It was six years ago that Bill and I were in Scotland to see friends and to tour all of Scotland. We hired a guide because, no matter what you heard about my driving, I do not drive on the left side of the road. Bill wanted to hunt Red Stag. I wanted to see why men wore skirts, and if we should try it here in New Mexico. The two-week trip had lovely fall days and we enjoyed the rain so much people thought, “those crazy Americans,” not knowing we come from a semi-arid desert.
We saw our friends Margaret and her son Callum Anderson, and Margaret’s mother, Isobel Brown, when we first got there. They are the best of all of Scotland. On a previous trip, I had met Isobel and Callum when we had stopped for tea on the Royal Mile in Edinburgh. We started talking and have been friends ever since. We sent them magazines and New Mexico tourist fun things, including chile, and we get great Scottish books from them.
On our second week, we stayed in a hunting lodge that had typical help to work on the Red Stag hunt. The house was large and looked a little like Downton Abbey, with lots of wood, lots of staircases and beautiful wall coverings. I enjoyed hanging out with the cook and housekeeper. I shared some of our recipes, but did not know if they could get the ingredients.
Speaking of Scotland, I liked Haggis. If you have ever eaten a hot dog with gravy, that is Haggis. According to Google, “Officially Haggis is where they mix chopped heart, liver, and lungs of a sheep (or any other animal), minced and mixed with beef or mutton suet, and oatmeal. It is seasoned with onion, cayenne pepper and other spices.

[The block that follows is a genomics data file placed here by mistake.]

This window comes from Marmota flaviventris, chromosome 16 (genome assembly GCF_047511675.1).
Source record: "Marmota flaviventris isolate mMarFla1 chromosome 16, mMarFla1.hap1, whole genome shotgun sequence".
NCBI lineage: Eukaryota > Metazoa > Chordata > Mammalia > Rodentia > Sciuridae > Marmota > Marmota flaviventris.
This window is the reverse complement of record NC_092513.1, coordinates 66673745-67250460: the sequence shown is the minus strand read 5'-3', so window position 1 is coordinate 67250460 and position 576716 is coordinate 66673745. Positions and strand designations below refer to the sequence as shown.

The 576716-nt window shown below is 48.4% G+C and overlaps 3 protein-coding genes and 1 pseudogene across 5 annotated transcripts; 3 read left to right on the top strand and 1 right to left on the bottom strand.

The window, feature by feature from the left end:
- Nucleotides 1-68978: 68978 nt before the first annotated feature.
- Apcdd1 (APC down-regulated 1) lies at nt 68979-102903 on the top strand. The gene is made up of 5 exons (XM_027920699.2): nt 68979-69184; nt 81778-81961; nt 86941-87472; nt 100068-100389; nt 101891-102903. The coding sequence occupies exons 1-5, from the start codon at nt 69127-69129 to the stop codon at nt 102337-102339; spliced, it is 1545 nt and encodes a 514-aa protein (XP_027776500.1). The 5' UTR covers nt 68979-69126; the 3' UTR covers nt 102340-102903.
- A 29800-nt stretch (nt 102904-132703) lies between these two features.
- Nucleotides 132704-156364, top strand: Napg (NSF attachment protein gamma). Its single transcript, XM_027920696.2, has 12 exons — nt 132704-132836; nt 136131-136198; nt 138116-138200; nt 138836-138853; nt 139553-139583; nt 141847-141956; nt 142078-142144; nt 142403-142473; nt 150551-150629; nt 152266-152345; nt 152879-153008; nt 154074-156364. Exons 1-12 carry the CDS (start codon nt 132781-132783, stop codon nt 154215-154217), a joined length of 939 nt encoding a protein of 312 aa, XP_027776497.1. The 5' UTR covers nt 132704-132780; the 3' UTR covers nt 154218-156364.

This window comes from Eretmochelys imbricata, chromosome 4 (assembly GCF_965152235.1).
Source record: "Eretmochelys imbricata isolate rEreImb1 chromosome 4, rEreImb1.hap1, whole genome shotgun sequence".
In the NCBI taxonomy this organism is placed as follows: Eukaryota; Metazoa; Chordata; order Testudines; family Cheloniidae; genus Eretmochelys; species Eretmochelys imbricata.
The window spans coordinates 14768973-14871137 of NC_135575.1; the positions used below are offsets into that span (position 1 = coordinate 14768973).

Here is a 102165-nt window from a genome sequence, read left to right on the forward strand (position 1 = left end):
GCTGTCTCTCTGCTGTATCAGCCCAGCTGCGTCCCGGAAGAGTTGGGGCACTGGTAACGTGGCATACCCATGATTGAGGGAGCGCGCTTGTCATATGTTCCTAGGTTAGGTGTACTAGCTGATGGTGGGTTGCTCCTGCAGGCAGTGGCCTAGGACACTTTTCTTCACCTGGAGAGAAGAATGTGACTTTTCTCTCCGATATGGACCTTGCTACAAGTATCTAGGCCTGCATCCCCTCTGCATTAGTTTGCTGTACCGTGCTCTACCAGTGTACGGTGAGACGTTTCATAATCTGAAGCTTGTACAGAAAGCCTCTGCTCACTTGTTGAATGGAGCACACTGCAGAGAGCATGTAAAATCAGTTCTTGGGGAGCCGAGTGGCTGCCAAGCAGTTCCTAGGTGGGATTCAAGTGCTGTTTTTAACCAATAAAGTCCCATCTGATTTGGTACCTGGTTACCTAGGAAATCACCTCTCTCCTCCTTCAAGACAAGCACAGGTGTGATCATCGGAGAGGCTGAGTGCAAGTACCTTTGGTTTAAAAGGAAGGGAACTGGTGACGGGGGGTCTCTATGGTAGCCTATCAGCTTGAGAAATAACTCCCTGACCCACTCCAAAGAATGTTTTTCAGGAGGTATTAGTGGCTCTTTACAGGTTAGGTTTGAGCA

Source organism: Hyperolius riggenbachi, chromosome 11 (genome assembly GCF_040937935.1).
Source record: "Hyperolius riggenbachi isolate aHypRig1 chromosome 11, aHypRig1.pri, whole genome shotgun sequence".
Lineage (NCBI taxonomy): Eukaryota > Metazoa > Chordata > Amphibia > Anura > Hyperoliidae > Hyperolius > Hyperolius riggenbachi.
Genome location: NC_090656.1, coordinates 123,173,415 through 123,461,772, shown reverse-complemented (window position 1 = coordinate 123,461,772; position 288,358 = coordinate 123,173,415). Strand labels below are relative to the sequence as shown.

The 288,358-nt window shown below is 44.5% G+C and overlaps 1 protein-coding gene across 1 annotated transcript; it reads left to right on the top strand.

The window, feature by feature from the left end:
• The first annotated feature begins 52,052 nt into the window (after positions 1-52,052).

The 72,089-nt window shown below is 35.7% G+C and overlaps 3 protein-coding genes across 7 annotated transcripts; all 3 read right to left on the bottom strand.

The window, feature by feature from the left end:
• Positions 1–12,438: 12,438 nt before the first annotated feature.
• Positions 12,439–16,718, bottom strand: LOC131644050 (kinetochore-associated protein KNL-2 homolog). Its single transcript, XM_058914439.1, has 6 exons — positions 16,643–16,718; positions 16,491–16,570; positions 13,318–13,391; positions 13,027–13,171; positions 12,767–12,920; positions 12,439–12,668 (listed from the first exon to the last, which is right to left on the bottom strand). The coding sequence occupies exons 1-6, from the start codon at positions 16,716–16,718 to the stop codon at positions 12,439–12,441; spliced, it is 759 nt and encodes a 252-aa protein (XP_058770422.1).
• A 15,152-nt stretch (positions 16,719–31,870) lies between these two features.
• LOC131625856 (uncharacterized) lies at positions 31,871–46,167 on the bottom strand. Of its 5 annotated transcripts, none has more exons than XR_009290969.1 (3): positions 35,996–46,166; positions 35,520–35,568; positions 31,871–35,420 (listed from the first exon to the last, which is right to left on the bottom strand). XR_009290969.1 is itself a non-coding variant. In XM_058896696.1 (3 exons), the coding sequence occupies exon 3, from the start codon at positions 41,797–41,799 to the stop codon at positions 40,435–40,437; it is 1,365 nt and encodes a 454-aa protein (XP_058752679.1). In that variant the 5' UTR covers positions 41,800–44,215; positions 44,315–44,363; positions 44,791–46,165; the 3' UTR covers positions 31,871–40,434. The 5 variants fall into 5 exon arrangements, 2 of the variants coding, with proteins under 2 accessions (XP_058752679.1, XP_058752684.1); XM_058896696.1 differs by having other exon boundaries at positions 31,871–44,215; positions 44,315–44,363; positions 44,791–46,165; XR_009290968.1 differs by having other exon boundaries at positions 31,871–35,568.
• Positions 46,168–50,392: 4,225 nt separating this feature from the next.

The last day of our vacation we had tickets to the Highland Games which had a visit from Queen Elizabeth II.
The Highland Games are sporting and athletic events that involve throwing and lifting heavy things, from rocks to bags of stuff called a sheaf, to outright tree trunks. They have shot put, tug-o-war, caber toss and hammer throws—and even running track (which leaves the outdoor ring and runners go up a nearby mountain and back.)
The caber toss involves picking up a telephone pole and tossing it end over end as far away as you can. It is IMPRESSIVE. Did I mention that Wildlife West hosts Celtic Games also? Just look up the time and place.
In Scotland, we were sitting on wooden bleachers when the rain began at 8 a.m., and even with an umbrella, my hair looked like a wet dog, as it growled around my head, like a biker after a hard ride. The tug-o-war was interesting as many guys—big, weight-lifter guys—lined up and grabbed both ends of a rope. 
The referee waved them on and they pulled at one another until one team fell. The guys from Balmoral Castle lost. That is the Queen’s team. Ach, Ow!
Then it happened. At 3 p.m. promptly, the rain stopped, and three black cars came in and went around the track. It was the Queen herself, and her husband, Prince Phillip. The second and third cars held Prince Charles, now King Charles III, and her Royal Highness, Princess Anne.
The people stood as the cars went by and then stopped to let the Royal party off at the presentation stage. Her Majesty got out and walked up the stairs alone; Prince Phillip walked behind her. Charles and Anne got out and came at the end.
I was thrilled to see such an international leader in person. She did not have assistance coming or going. She must have been about 91 at the time. She presented trophies and was given flowers from the little girl dancers, who were terrific. I don’t think anyone told her the big guys from Balmoral lost, but everyone still had their heads. Promptly at 4, she got back in the car and the group made one final loop of the people who waved and applauded. She left and the rain started again.
I still looked like a wet poodle in a long skirt, no kilt. I send condolences to anyone who had been a fan of Queen Elizabeth for the last 96 years. She served her country for over 70 years. You don’t find politicians like that in the good ole U.S.A. But then we don’t bow to ours. Roaring Mouse, God bless the Queen. Out.